REVIEW: ‘Love is Blind: Japan’ is Unexpectedly Deep

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Love is Blind Japan - But Why Tho

Love is Blind: Japan Season One started airing exclusively on Netflix on February, 8th, 2022. With 24 people, this show is what the hosts, Takashi Fujii and Yuka Itaya, call a social experiment to see whether or not love can transcend physical boundaries such as appearance and touch and asks the question: is love blind? Just like its American predecessor, the setup of the show is that the women and men are separated into their own housing quarters.  They are able to date by going into the “pods” which are two connected rooms where the cast can talk and exchange gifts through the wall but they cannot see each other. The show allows for the people to have ample free time to meet with whoever they want.

What struck me at first was how the reality show was really fleshed out from the start. Despite having 24 people (13 men and 11 women), each hour-long episode was not only equally dedicated to all of the budding romances but narratively pointed viewers in the right direction. I feel like a lot of my hopeful romantic pairings occurred because the camera work, the interview spotlights, and scene placements made it very clear what was going on. Instantly, I felt affection for Ryotaro (hairstylist), Shuntaro (Consultant), Wataru (Executive), Midori (Business Planner), Motomi (Advertising Salesperson), and Priya (Entrepreneur) as people. In the pods, they explore a lot of themselves and what they want out of a relationship. I loved how they all didn’t just want to get married to be married but to find someone who would make their life better and also help them change and grow.

Midori, one of my favorite people in the cast, came in quite skeptical about being able to love someone without meeting someone physically.  As each episode passed by, we see her push herself as she starts to realize that she is catching feelings for a cast member. Wataru. As with many reality shows, she is not the only person interested in him and there’s a lot of support amongst her and others as they start to realize the emotional toll of not being able to meet the people they’re interested in. I found it a really great medium for being able to learn and grow alongside Midori and others. The pods enabled them to speed-date and really dive into topics a lot heavier than when people are first dating.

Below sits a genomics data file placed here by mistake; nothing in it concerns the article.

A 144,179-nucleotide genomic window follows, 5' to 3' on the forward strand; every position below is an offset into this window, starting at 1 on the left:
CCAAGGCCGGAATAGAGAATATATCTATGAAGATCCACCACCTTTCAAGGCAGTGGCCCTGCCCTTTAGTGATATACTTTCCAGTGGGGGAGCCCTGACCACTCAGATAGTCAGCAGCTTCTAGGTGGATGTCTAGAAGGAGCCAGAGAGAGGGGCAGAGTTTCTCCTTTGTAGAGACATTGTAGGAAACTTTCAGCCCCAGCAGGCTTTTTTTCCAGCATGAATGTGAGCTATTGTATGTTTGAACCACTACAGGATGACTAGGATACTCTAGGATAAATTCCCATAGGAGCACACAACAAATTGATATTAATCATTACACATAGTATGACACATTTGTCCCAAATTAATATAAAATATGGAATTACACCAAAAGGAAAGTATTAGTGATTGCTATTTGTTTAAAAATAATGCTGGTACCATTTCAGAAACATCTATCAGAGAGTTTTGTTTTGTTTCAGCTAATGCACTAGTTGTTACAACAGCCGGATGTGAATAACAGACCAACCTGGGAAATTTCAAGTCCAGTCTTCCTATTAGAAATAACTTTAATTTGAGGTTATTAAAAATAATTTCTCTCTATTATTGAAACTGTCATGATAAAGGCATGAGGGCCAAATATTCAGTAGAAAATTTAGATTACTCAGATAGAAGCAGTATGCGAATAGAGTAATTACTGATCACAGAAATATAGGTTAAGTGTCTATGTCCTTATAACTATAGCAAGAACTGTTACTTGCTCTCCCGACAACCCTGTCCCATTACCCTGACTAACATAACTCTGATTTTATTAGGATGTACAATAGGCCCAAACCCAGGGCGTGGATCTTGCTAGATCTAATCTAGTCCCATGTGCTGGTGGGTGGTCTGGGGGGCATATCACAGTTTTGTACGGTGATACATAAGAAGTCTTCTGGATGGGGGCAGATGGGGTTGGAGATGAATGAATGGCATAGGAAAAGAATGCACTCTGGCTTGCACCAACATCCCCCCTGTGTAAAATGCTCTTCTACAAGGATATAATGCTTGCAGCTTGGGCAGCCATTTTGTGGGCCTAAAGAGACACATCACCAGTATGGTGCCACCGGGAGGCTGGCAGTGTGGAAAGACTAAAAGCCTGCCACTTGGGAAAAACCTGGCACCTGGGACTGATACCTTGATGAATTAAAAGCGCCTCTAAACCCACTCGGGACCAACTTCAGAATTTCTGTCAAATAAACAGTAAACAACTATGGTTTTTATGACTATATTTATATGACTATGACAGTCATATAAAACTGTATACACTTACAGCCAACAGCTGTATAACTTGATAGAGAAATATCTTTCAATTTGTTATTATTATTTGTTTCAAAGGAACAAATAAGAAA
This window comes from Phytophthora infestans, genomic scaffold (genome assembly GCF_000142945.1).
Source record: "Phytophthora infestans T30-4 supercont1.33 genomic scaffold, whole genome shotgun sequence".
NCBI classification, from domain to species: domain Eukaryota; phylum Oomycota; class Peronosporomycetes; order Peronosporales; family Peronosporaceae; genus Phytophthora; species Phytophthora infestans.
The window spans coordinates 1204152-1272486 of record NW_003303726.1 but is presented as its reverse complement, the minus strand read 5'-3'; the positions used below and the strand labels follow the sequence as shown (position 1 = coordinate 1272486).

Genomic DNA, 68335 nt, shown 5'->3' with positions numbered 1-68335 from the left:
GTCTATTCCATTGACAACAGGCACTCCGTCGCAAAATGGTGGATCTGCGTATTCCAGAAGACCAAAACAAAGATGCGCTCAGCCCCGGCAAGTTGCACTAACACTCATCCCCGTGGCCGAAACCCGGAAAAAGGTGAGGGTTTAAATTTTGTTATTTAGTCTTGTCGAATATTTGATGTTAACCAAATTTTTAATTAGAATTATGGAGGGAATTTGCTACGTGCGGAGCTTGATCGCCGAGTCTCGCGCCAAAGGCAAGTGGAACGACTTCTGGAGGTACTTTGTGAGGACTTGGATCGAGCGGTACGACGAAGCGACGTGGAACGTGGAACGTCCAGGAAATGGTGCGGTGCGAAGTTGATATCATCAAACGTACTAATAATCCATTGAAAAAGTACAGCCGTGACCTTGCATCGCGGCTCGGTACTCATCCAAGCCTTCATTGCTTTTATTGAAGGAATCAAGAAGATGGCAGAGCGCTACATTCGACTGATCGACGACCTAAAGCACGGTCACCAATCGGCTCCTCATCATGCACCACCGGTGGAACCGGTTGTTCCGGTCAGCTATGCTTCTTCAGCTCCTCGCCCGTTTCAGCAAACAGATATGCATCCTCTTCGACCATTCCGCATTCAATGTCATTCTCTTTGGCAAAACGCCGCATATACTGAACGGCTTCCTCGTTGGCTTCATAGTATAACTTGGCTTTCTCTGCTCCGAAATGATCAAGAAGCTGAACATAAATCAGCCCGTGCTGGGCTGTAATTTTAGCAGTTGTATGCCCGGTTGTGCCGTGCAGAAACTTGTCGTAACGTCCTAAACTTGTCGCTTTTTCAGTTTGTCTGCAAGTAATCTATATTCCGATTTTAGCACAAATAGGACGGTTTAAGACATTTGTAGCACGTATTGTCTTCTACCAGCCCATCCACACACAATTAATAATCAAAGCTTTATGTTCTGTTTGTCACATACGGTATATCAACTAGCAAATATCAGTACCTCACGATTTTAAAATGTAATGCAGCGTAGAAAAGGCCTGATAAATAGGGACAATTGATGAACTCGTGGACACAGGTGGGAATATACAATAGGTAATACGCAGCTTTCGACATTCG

I love the conversation Priya had when she was on a date with Mizuki. He talks about how he would want a woman who would be a stay-at-home wife and he would take care of all her needs. Priya immediately let him know that she was very focused on her work and her own success and that a meaningful relationship with her means that they could both support and love each other (even though their work). I am a sucker for emotional honesty and I found it so fascinating that without being able to see another person, many cast members were able to really be true to themselves and their values.

After a few weeks of dating in the pods, some pairings got engaged and were able to meet and physically date their fiancees. I was watching the show weekly and found myself frequently wondering how these eight engaged couples were going to change once they were together. The couples were sent to beautiful locations in Okinawa, Nasu, and Niigata on retreats before they left back for their homes.